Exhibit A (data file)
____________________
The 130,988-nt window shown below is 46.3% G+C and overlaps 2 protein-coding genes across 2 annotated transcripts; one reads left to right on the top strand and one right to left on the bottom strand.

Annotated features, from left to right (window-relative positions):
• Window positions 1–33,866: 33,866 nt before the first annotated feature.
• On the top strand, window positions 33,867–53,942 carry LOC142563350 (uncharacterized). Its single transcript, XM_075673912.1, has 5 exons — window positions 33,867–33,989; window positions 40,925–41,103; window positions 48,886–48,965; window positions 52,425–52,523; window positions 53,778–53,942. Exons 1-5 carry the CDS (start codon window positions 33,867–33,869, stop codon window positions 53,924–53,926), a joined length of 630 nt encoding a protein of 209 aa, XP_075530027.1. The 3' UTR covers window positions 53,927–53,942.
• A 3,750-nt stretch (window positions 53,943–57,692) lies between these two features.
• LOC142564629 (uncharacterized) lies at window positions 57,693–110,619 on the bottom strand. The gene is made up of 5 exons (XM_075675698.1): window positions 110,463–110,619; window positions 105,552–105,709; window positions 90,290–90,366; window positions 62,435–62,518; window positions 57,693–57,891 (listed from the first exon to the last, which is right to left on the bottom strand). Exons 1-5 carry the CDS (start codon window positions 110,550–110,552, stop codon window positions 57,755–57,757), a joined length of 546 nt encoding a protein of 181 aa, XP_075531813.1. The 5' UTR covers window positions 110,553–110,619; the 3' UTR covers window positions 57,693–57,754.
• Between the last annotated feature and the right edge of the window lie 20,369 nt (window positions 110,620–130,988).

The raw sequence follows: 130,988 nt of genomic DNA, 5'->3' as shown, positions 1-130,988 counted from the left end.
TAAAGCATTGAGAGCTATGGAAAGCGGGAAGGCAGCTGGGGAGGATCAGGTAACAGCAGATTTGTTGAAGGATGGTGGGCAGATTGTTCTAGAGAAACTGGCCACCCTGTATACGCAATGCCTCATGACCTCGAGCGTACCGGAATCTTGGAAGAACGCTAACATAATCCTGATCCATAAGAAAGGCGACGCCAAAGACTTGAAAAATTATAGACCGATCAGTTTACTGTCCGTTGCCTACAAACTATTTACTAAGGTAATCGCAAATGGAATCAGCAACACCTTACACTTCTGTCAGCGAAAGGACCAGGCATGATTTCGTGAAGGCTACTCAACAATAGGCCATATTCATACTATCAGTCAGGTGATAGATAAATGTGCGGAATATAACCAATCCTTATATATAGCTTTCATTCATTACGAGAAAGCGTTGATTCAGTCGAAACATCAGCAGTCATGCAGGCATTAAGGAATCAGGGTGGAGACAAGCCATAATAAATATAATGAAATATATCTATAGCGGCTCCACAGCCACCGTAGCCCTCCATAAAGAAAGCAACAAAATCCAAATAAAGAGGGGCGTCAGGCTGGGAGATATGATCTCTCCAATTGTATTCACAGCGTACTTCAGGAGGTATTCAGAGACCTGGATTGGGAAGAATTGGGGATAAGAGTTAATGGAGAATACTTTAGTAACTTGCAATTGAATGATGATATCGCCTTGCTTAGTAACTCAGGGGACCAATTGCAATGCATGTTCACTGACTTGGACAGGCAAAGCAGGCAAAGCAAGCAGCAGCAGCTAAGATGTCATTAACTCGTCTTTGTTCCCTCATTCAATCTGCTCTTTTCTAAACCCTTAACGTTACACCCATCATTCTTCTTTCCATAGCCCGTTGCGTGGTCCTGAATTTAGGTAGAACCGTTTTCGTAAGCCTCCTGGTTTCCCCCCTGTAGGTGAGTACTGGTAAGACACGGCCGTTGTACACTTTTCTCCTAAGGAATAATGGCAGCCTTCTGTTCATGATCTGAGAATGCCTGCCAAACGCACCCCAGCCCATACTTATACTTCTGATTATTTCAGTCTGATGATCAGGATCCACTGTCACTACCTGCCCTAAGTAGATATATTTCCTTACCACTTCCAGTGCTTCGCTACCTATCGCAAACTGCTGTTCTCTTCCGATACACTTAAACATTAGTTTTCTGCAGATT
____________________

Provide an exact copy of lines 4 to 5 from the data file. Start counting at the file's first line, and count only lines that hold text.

• On the top strand, window positions 33,867–53,942 carry LOC142563350 (uncharacterized). Its single transcript, XM_075673912.1, has 5 exons — window positions 33,867–33,989; window positions 40,925–41,103; window positions 48,886–48,965; window positions 52,425–52,523; window positions 53,778–53,942. Exons 1-5 carry the CDS (start codon window positions 33,867–33,869, stop codon window positions 53,924–53,926), a joined length of 630 nt encoding a protein of 209 aa, XP_075530027.1. The 3' UTR covers window positions 53,927–53,942.
• A 3,750-nt stretch (window positions 53,943–57,692) lies between these two features.